Student fingerprints are all over the new Communities in Motion web platform that Parissa Safai created using her Academic Innovation Fund grant.
Safai, an Associate Professor in the School of Kinesiology and Health Science (KHS), wanted to increase the visibility of the excellent community-based research — collaborative research in which all partners in the process share in and contribute to the production of knowledge – and the teaching and service that take place in the school. She chose a web-platform to make her point and involved a group of Kinesiology students and faculty and staff from across campus in creating it.
“We do a lot of innovative community-based research, teaching and service in our school, and it is never adequately publicized,” Safai said. “I wanted to raise awareness among the public, but among our students, too.
“Many students come to the Kinesiology program and think of research and teaching in the classic sense: in laboratories and classrooms. I wanted them to see how to take what we do in our ‘ivory towers’ and connect it to people’s daily lives.”
The result is a web platform that centres on “community-based research and knowledge mobilization with a focus on digital storytelling.” It includes:
- sophisticated video infographics that highlight community-based research projects undertaken by Safai’s colleagues;
- these same projects explained in digital stories created by undergraduate students;
- short lecture-style video podcasts about academic themes created by York faculty and staff members; and
- a student-compiled database of community-based non-profit organizations across the GTA that offer sport and physical activity programs; and
- an appendix of text-based research and reports.
Safai hired a team of KHS students to explore five community-based research projects undertaken by KHS faculty. Students researched these five projects and their data formed the basis for cutting-edge video infographics created by the digital media specialists from York’s Learning Technology Services unit. In parallel, the students took the same data and created their own digital stories to bring them to life.
For example, one video and story focus on the DSkate program, a project designed to make it easier for youth athletes with Type 1 diabetes to participate in sports. The student-created digital stories can be found on the web platform and also on YouTube at https://www.youtube.com/channel/UC3ws7tystHcHvRYig1ltO9w.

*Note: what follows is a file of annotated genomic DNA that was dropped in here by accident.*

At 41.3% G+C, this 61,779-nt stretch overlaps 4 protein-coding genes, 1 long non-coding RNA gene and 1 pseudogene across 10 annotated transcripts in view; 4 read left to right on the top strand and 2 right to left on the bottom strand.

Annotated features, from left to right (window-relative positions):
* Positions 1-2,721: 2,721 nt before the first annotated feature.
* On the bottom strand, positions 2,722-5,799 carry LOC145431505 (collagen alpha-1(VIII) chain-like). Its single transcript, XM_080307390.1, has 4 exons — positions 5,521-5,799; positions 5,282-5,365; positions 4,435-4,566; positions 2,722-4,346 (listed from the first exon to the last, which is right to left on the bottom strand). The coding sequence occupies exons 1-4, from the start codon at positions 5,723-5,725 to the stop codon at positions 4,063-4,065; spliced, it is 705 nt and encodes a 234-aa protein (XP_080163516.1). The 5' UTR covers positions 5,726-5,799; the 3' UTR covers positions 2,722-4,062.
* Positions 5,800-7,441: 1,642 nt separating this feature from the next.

The KHS Communities in Motion YouTube channel also serves as a place to showcase additional digital stories created by KHS students in their courses. To date, 10 different stories are available online with more to come.
Above: A Communities in Motion video created by Monica Lee and Pegah Rahbar, students from the School of Kinesiology and Health Science, York University.
“They did it all themselves and I am floored by the amazing results,” Safai said. “It’s a technique [digital storytelling] that professors can suggest that their students use. It encourages digital literacy, as well as research skills and critical thinking and communication skills.”
The students were also the force behind the database of community sports programs that will be extremely useful to anyone planning to conduct community-based research.
“It was fascinating to see that there are many organizations that their objective is to promote exercise and healthy lifestyle without an intention to make a profit out of it,” said Arvin Ardakani, a third-year KHS student.
In creating the database and the digital stories, the students came to see the value of community-based research.
“Before participating in this project, I was unaware of the importance of community-based research,” said Pegah Rahbar, a third-year KHS student. “I realized how vital community-based research could be. In fact, in community-based research, the focus is on people, not merely producing knowledge.”
Safai is excited about the outcome of the AIF project.
“I hope this website will be a living entity that will grow, change and develop,” said Safai. “Part of my role will be to promote it as a tool for learning about and conducting community-based research, teaching and service.”
By Elaine Smith, special contributing writer to Innovatus